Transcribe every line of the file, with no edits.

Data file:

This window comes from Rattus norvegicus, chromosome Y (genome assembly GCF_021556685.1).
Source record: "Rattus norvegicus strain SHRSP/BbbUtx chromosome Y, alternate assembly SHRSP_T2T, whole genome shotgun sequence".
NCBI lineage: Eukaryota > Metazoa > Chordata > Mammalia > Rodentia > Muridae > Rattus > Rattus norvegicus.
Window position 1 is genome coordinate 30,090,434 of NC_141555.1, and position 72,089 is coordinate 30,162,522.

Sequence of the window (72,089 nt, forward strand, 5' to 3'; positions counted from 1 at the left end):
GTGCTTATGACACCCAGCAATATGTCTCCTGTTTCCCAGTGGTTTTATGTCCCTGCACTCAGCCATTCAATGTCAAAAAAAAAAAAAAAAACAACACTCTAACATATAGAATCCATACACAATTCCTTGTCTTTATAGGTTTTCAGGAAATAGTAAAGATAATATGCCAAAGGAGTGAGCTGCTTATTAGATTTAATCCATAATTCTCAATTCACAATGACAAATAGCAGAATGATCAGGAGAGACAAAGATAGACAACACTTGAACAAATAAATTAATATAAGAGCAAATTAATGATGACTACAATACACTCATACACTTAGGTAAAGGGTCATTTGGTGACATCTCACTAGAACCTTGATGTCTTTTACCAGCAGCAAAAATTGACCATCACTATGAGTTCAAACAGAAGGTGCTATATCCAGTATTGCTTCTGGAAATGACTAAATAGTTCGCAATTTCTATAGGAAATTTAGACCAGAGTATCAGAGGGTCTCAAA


This window comes from Rattus norvegicus, chromosome Y (genome assembly GCF_021556685.1).
Source record: "Rattus norvegicus strain SHRSP/BbbUtx chromosome Y, alternate assembly SHRSP_T2T, whole genome shotgun sequence".
NCBI lineage: Eukaryota > Metazoa > Chordata > Mammalia > Rodentia > Muridae > Rattus > Rattus norvegicus.
Window position 1 is genome coordinate 30,090,434 of NC_141555.1, and position 72,089 is coordinate 30,162,522.

Sequence of the window (72,089 nt, forward strand, 5' to 3'; positions counted from 1 at the left end):
GTGCTTATGACACCCAGCAATATGTCTCCTGTTTCCCAGTGGTTTTATGTCCCTGCACTCAGCCATTCAATGTCAAAAAAAAAAAAAAAAACAACACTCTAACATATAGAATCCATACACAATTCCTTGTCTTTATAGGTTTTCAGGAAATAGTAAAGATAATATGCCAAAGGAGTGAGCTGCTTATTAGATTTAATCCATAATTCTCAATTCACAATGACAAATAGCAGAATGATCAGGAGAGACAAAGATAGACAACACTTGAACAAATAAATTAATATAAGAGCAAATTAATGATGACTACAATACACTCATACACTTAGGTAAAGGGTCATTTGGTGACATCTCACTAGAACCTTGATGTCTTTTACCAGCAGCAAAAATTGACCATCACTATGAGTTCAAACAGAAGGTGCTATATCCAGTATTGCTTCTGGAAATGACTAAATAGTTCGCAATTTCTATAGGAAATTTAGACCAGAGTATCAGAGGGTCTCAAA